As time wore on, it became clear that the revised decision (1991) which envisaged completing the remaining two Parts (4 and 5) of Volume I (South India) on priority basis, the publication of Vol. II, Part 4 (North India: c. 1001-1600) where the Kumbhariya temples were to figure may take, as a result, some more years. In the meantime, a fresh policy formulated by the Institute contemplated collaboration with other Indian institutions of standing, on specific projects to be precise. In view of this new direction, on the 11th of April 1999, Dr. Pradeep Mehendiratta, the Director- General and (Karpatavanijya). Keeping in view this huge, indeed inestimable and lamentable loss, the temples at Kumbhariya, which escaped that fate, though today representing only the smallest remainder of the precious architectural wealth of the past, per se assume importance as very valuable visual document of Jaina art an architecture of the medieval epoch in Gujarat. As will be demonstrated, like the Delvada temples on Mt. Abu, they possess a variety of columns and richly carved ceilings ( and at present only a few surviving toranas) in their interiors. In point of fact, the interiors of the four Jaina temples at Kumbhariya are more ancient than those in the Delvada temples. They thus provide on one side the visual links to, and on the other lend insights into the evolutionary development, casting as they also do additional light on the stylistic trends in the Jaina mode of temple planning as well as the nature of associated architectural components and details that preceded the world famous Delvada temples.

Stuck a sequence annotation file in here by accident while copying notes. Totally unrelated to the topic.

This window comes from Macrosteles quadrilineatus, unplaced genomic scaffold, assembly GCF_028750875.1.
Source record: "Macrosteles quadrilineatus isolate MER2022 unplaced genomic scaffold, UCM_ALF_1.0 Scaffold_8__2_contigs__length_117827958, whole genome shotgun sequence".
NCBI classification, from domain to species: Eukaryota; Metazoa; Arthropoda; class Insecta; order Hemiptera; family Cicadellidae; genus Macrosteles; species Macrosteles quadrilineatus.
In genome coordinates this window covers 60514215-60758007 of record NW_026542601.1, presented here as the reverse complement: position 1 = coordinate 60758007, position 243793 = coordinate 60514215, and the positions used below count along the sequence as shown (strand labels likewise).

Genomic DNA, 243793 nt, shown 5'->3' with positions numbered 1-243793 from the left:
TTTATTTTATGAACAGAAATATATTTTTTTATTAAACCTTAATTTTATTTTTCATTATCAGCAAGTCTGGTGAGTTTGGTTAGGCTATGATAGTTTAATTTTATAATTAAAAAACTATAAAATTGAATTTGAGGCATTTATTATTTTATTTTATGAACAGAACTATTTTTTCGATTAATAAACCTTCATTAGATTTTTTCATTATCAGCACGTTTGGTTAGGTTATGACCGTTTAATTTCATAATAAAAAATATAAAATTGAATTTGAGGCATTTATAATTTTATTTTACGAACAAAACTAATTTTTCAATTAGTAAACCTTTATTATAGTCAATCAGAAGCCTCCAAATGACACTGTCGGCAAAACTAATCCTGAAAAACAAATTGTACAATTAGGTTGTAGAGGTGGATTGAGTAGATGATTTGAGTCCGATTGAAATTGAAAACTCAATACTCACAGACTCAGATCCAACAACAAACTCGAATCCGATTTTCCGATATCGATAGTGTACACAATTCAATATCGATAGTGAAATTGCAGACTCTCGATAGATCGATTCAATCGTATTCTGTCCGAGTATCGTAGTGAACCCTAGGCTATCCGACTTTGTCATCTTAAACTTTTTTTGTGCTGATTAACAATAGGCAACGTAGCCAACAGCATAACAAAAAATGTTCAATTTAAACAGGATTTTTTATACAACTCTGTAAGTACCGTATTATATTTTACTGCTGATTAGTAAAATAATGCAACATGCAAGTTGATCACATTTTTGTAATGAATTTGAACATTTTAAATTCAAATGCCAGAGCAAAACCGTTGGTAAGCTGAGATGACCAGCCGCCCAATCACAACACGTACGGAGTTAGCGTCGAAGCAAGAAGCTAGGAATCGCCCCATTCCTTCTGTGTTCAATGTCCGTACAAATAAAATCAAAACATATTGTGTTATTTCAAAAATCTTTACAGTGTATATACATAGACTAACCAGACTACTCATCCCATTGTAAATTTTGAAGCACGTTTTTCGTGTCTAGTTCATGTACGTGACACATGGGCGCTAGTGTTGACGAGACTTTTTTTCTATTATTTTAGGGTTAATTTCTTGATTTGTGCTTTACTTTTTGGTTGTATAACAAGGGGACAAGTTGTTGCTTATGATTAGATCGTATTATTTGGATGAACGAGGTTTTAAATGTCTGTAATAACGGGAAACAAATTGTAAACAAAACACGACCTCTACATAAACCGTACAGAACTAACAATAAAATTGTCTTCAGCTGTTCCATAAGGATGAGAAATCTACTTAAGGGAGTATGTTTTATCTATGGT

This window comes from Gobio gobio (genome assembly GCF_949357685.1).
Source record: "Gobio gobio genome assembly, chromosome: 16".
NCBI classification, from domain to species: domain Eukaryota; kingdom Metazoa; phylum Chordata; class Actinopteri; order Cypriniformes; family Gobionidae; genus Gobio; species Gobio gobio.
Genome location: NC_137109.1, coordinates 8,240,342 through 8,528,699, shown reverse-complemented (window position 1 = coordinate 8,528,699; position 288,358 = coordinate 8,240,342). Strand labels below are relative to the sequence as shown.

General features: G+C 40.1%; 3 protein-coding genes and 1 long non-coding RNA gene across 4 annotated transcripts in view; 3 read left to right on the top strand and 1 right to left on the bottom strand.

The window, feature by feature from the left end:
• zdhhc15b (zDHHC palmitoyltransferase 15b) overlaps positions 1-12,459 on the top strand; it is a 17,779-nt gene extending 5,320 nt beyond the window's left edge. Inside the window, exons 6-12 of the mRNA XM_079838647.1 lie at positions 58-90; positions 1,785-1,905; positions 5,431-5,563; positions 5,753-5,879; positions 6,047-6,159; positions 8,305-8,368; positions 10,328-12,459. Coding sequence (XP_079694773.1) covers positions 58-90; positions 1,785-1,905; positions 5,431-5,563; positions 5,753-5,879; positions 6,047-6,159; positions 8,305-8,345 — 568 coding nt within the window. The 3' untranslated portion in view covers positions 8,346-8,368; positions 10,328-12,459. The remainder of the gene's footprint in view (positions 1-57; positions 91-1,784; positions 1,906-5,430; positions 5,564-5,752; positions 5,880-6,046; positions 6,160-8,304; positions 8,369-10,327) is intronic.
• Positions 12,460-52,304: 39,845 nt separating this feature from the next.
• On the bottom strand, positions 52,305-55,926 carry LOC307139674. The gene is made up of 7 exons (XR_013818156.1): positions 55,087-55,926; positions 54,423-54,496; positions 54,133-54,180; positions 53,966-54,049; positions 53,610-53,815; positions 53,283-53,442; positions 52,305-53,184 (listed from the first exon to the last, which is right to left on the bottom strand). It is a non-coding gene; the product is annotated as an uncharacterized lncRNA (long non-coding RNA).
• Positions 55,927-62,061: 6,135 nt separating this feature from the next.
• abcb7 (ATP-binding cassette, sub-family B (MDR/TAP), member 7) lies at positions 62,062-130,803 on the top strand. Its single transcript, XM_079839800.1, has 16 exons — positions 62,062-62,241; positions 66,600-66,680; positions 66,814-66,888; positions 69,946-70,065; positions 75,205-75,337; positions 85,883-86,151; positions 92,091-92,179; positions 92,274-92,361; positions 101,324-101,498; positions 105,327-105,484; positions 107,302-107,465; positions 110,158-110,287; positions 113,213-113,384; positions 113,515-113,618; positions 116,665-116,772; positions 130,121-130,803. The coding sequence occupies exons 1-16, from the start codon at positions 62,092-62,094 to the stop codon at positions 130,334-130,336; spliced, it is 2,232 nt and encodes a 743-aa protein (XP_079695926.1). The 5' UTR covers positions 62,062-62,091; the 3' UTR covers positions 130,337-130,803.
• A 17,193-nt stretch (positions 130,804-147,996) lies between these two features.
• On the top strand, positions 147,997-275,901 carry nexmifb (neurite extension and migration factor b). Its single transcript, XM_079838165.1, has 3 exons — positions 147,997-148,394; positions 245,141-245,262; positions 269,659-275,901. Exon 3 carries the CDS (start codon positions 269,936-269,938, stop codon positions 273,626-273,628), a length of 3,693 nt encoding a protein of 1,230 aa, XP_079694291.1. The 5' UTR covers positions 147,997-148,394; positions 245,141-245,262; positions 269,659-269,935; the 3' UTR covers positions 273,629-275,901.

In medieval times, Kumbhariya was not on the main pilgrim route, nor was it eminently famous as a ‘tirtha’. Hence the place, with a few exceptions, remained unalluded to in the ‘caitya- paripati’ and ‘tirthamala’ class of the Jaina pilgrimic/psalmic literature, nor any hymn in Sanskrit, Prakrit, or for that matter Apabhramsha, addressed to any particular Jina at this site and its building, with a few exceptions, are largely in Gujarati, one salient reason why they have not attracted the attention of most students of Indian temple architecture. Nor is there any publication so far, in English, on the site’s buildings that gives a complete account of the locale, the building’s and site’s history. The present monograph, therefore, is designed to meet with most of these shortcomings as far as it was possible within the ambit of the resources and the time and efforts which could be devoted on it.